ECMO Program and Pectus Excavatum Services
The Division of General Surgery at Joe DiMaggio Children's Hospital provides outstanding surgical care for newborns, infants, children and adolescents. Our pediatric surgeons routinely perform outpatient and inpatient procedures, including neck, chest, abdominal and soft tissue surgeries. We understand that performing surgery on a pediatric patient is not the same as performing surgery on an adult. That is why we go to great lengths to offer children the world-class, specialized care they need in a child-friendly environment.
Additional General Surgery services offered at Joe DiMaggio Children's Hospital include:
ECMO stands for Extracorporeal Membrane Oxygenation. It is an advanced form of life support used to treat pediatric patients whose heart and lungs can no longer function. This technology is used as a replacement for the heart and lung in critically ill children. It is also used to support patients who are awaiting surgery, or after surgery when a child's vital organs need time to recover.
The ECMO Program at Joe DiMaggio Children's Hospital is committed to supporting critically ill children. Doctors, nurses and other highly trained medical professionals representing a variety of specialties work together in the effort to provide outstanding ECMO care to our patients.
In many cases, ECMO is an important lifesaving surgical and medical treatment. Infants receiving ECMO treatment are monitored by ECMO specialists 24 hours a day, 7 days a week. Our experienced ECMO specialists are equipped to provide newborn patients with individualized care, monitoring and attention.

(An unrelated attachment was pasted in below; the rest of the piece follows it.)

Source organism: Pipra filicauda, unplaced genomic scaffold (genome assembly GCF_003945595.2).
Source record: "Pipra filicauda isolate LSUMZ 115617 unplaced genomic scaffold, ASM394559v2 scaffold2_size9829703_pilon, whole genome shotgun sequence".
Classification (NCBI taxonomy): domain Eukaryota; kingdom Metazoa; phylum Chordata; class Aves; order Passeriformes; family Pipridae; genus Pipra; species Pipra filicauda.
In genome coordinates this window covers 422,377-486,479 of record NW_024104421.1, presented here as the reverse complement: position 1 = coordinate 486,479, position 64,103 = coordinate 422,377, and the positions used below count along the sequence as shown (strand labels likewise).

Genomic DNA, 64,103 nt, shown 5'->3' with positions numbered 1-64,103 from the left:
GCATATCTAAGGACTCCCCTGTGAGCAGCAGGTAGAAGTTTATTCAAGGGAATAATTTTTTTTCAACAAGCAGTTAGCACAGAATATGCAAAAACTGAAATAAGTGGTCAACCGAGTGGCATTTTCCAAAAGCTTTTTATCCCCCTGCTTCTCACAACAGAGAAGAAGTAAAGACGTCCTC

Nuss Procedure for Pectus Excavatum
Pectus excavatum is a deformity of the chest wall that gives the child's chest a sunken appearance. In severe cases of pectus excavatum, the child may experience shortness of breath, chest pain or other symptoms.
The Nuss procedure for pectus excavatum is a minimally invasive procedure where a curved steel bar is placed under the sternum. This procedure is considerably less invasive than previous procedures.
Children receive general anesthesia, as well as pain medication, during and after the surgery. After making a minimally invasive chest incision, the surgeon places a custom-made bar under the sternum to lift the sternum and mold the chest.
Should a child require the Nuss procedure for pectus excavatum, we provide extensive information about the procedure and instructions for recovery.